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Instagram is reportedly testing a feature to stop “zombie scrolling”

The addictive app will let you know when you’ve seen all of the posts from the past two days–though it won’t cut off your supply completely.

Instagram is reportedly testing a feature to stop “zombie scrolling”

I know people with a serious Instagram dependency, constantly refreshing their feeds and going down that rabbit hole, again and again. Most of the time, they’re seeing the same posts ad nauseam. It’s a behavior so common, it even has a sardonic name: TechCrunch calls it “zombie browsing,” while McAffee describes it as full-on “Zombie Scrolling Syndrome.” Now, Instagram is reportedly testing a new feature that may not cure undead-level screen addiction, but could be very helpful for the average user.

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[Image: FC]
The new feature, which the company confirmed it is testing to TechCrunch, shows a simple message in the middle of the feed once you’ve seen all of the new posts within a certain timeline: “You’re All Caught Up,” the message says, with the smaller subtitle: “You’ve seen all new posts from the past xx hours.” The text, which appears under a big green check icon against plenty of white space, is a clear visual cue to the user: Maybe you should stop mindlessly scrolling.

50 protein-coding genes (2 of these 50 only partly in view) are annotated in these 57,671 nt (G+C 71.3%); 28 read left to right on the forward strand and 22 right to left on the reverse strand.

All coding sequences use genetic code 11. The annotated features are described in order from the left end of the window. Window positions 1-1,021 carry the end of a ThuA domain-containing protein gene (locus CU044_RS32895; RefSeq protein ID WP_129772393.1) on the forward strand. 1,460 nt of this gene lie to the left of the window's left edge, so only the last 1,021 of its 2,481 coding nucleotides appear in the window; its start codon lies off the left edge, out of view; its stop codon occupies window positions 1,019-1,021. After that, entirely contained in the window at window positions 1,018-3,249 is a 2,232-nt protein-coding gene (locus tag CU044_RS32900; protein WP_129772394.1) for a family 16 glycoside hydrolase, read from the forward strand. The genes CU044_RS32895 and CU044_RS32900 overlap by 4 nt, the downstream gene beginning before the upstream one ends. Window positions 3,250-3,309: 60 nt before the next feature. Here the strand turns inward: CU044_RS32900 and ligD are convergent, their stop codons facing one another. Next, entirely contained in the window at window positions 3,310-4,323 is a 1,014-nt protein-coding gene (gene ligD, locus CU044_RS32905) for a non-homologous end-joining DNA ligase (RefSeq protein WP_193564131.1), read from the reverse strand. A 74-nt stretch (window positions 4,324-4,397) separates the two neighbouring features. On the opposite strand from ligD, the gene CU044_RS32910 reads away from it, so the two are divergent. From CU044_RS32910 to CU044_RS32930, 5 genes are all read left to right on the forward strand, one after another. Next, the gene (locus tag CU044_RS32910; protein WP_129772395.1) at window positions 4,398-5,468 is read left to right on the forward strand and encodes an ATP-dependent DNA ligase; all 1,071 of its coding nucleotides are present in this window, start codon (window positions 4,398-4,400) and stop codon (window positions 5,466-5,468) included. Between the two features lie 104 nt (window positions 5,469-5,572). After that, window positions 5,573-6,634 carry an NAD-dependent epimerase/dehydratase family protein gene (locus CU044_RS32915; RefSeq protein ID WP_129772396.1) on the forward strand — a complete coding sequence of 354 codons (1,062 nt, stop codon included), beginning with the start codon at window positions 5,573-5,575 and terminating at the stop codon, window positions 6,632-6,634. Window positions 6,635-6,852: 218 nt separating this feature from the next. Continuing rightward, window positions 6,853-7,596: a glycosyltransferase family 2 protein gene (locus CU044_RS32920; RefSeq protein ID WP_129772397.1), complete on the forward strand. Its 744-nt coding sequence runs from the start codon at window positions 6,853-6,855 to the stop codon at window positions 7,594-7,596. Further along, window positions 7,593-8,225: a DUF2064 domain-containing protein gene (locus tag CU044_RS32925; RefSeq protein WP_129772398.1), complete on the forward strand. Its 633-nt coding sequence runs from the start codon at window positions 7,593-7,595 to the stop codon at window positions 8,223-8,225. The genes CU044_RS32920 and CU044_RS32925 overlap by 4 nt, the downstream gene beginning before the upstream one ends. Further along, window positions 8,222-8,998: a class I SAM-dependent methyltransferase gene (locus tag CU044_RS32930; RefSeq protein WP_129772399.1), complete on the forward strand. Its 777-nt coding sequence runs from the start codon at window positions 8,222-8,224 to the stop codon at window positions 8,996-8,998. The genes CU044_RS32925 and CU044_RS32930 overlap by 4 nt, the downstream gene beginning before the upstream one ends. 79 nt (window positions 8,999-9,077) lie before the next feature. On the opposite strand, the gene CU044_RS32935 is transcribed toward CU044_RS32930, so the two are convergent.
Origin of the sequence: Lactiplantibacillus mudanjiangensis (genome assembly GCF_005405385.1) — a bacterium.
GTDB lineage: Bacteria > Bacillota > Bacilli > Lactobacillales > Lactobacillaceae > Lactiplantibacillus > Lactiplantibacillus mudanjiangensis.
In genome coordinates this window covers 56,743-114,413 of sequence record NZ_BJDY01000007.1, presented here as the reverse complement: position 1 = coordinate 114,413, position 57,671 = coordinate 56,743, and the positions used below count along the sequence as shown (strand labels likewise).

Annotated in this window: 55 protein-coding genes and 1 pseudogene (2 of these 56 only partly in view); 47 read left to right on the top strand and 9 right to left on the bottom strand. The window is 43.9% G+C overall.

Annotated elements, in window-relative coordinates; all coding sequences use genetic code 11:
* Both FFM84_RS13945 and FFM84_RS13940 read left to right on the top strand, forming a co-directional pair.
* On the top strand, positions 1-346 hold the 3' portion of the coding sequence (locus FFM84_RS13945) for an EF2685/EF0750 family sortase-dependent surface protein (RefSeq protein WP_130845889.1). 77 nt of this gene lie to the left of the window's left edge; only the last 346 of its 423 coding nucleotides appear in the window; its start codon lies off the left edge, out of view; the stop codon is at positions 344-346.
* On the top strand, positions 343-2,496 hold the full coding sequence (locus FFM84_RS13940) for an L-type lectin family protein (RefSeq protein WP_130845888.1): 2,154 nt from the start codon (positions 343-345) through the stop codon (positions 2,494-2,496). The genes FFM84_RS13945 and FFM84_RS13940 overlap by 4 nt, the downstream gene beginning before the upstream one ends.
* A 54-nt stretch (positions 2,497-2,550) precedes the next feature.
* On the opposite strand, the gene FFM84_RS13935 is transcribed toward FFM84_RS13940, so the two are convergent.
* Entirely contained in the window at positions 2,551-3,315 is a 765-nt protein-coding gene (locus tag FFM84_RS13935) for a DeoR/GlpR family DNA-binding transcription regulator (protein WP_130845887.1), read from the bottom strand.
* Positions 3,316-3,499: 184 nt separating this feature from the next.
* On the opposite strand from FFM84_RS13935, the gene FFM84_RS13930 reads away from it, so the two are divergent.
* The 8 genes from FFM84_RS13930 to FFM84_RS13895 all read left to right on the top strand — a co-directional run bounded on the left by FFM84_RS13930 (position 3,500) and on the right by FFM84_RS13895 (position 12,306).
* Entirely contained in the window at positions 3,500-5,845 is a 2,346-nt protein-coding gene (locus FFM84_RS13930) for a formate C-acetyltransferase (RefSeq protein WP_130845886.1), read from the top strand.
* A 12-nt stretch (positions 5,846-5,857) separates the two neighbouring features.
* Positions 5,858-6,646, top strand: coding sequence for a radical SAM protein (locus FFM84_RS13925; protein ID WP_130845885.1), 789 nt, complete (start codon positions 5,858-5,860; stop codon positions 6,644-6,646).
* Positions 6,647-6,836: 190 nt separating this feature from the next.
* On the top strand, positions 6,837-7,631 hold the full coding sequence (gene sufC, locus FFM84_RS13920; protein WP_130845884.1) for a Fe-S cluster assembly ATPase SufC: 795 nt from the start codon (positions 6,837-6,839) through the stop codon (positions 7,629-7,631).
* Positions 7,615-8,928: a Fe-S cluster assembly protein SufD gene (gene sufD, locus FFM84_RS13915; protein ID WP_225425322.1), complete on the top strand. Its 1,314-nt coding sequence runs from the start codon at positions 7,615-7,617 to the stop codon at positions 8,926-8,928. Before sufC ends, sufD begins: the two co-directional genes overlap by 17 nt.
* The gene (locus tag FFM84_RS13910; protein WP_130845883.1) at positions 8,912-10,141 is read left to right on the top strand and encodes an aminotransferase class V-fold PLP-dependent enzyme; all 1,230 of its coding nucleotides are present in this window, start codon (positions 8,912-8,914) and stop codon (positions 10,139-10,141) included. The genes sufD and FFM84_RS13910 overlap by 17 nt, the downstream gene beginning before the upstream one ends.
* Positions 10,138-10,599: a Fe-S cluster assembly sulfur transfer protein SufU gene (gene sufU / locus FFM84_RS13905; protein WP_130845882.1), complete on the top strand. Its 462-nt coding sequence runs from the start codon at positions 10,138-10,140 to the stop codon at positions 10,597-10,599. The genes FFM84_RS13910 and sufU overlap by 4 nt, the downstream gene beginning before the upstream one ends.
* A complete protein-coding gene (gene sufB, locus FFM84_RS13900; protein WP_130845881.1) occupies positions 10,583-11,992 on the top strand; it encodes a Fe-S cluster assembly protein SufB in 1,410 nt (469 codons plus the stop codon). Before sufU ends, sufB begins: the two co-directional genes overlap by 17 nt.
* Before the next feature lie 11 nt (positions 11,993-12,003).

In theory, this new feature promotes a more responsible usage of Instagram–something that dovetails with Mark Zuckerberg’s recent pledge to make sure its tools are “used for good.” A warning like this is designed to stop users from the mindless, endless scrolling. Another upcoming new feature, discovered by a researcher and confirmed by Instagram CEO Kevin Systrom last week, will offer “Usage insights” statistics to inform people about exactly how many hours or days they have spent on the Facebook-owned app.

It’s a good idea–but it does feel a bit empty looking at what follows the new warning, according to the screenshot: a “Recent Stories” banner that invites you to “Watch All.” A more effective design choice would have been to just display the message and nothing after it but white space. If the user wanted to continue using the app, they’d need to refresh the entire interface at the very least. If Instagram is serious about curing zombie scrolling, it will need to do more.

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About the author

Jesus Diaz founded the new Sploid for Gawker Media after seven years working at Gizmodo, where he helmed the lost-in-a-bar iPhone 4 story. He's a creative director, screenwriter, and producer at The Magic Sauce and a contributing writer at Fast Company.

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